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Seasonal changes in diet and chemical defense in the Climbing Mantella frog (Mantella laevigata)

  • Nora A. Moskowitz,

    Roles Data curation, Formal analysis, Project administration, Writing – original draft

    Affiliation Department of Biology, Stanford University, Stanford, California, United States of America

  • Alexandre B. Roland,

    Roles Investigation, Methodology, Writing – review & editing

    Affiliation Center for Systems Biology, Harvard University, Cambridge, Massachusetts, United States of America

  • Eva K. Fischer,

    Roles Data curation, Investigation, Writing – review & editing

    Affiliation Department of Biology, Stanford University, Stanford, California, United States of America

  • Ndimbintsoa Ranaivorazo,

    Roles Investigation, Supervision

    Affiliation Department of Biology, Faculty of Science, University of Antananarivo, Antananarivo, Madagascar

  • Charles Vidoudez,

    Roles Data curation, Formal analysis, Methodology, Validation, Writing – review & editing

    Affiliation FAS Small Molecule Mass Spectrometry Facility, Harvard University, Cambridge, Massachusetts, United States of America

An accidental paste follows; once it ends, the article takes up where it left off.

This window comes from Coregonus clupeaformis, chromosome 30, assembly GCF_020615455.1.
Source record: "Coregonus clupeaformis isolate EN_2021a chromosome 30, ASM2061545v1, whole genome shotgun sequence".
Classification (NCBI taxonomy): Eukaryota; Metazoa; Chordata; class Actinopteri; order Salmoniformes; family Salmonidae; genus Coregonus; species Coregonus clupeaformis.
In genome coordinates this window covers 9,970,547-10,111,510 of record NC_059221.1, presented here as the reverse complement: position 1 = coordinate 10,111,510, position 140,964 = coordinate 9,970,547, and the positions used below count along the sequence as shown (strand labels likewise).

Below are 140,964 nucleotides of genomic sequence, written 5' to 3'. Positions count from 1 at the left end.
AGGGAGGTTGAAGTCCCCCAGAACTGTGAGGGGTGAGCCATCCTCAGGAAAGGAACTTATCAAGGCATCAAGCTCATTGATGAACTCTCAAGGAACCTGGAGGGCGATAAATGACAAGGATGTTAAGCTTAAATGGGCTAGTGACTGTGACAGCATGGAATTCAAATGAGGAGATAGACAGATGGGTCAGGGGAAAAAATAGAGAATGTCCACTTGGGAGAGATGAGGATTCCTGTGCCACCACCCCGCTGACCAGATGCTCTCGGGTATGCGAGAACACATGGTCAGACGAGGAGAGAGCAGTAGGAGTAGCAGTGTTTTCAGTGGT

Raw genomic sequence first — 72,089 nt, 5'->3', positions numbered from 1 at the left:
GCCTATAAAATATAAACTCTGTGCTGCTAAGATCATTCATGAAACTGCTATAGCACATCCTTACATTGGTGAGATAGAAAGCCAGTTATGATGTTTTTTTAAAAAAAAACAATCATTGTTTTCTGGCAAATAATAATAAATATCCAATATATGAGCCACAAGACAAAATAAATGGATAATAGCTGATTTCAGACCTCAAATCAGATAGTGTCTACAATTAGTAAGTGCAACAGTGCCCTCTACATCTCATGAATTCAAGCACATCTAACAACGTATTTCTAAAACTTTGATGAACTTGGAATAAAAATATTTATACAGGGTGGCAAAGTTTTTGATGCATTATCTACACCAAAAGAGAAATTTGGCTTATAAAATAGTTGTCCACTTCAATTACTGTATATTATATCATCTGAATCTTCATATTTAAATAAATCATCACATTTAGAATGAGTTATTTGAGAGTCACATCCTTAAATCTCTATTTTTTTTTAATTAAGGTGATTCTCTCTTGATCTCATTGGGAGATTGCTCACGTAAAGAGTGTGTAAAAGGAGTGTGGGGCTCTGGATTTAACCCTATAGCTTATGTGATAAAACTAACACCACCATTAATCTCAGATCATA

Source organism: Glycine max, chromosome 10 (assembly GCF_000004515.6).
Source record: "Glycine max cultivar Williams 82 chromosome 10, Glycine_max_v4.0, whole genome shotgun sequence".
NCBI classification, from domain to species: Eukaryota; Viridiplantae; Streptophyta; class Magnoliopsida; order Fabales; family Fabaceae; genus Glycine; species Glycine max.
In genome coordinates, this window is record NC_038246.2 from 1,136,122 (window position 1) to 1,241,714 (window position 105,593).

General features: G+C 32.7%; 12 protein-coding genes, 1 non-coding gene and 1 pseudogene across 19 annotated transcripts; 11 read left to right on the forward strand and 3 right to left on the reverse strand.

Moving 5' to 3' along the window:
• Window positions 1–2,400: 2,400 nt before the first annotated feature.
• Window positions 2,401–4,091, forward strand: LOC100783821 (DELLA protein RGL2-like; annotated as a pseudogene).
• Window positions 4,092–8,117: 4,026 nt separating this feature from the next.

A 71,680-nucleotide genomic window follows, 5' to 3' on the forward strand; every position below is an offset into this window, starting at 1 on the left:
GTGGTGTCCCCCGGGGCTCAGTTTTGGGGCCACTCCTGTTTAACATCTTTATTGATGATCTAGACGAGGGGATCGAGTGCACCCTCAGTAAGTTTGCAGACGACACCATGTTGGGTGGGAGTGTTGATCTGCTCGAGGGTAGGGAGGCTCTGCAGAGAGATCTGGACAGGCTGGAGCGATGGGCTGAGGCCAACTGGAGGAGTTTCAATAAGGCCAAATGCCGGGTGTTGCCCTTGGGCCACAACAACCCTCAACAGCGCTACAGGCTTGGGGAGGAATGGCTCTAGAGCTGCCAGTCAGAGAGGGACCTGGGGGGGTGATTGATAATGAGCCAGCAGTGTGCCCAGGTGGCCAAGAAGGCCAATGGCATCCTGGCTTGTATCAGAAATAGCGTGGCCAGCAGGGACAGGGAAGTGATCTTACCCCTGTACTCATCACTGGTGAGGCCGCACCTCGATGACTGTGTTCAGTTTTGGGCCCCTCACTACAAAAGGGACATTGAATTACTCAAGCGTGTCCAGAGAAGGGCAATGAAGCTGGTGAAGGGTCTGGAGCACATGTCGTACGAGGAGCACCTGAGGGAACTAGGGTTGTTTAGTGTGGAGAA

• Marianne T. Aguilar,

    Roles Investigation, Writing – review & editing

    Affiliation LS50: Integrated Science Freshman Class, Harvard University, Cambridge, Massachusetts, United States of America

  • Sophia M. Caldera,

    Roles Investigation, Writing – review & editing

    Affiliation LS50: Integrated Science Freshman Class, Harvard University, Cambridge, Massachusetts, United States of America

  • Jacqueline Chea,

    Roles Investigation, Writing – review & editing

    Affiliation LS50: Integrated Science Freshman Class, Harvard University, Cambridge, Massachusetts, United States of America

  • Miruna G. Cristus,

    Roles Investigation, Writing – review & editing

    Affiliation LS50: Integrated Science Freshman Class, Harvard University, Cambridge, Massachusetts, United States of America

  • Jett P. Crowdis,

    Roles Investigation, Writing – review & editing

    Affiliation LS50: Integrated Science Freshman Class, Harvard University, Cambridge, Massachusetts, United States of America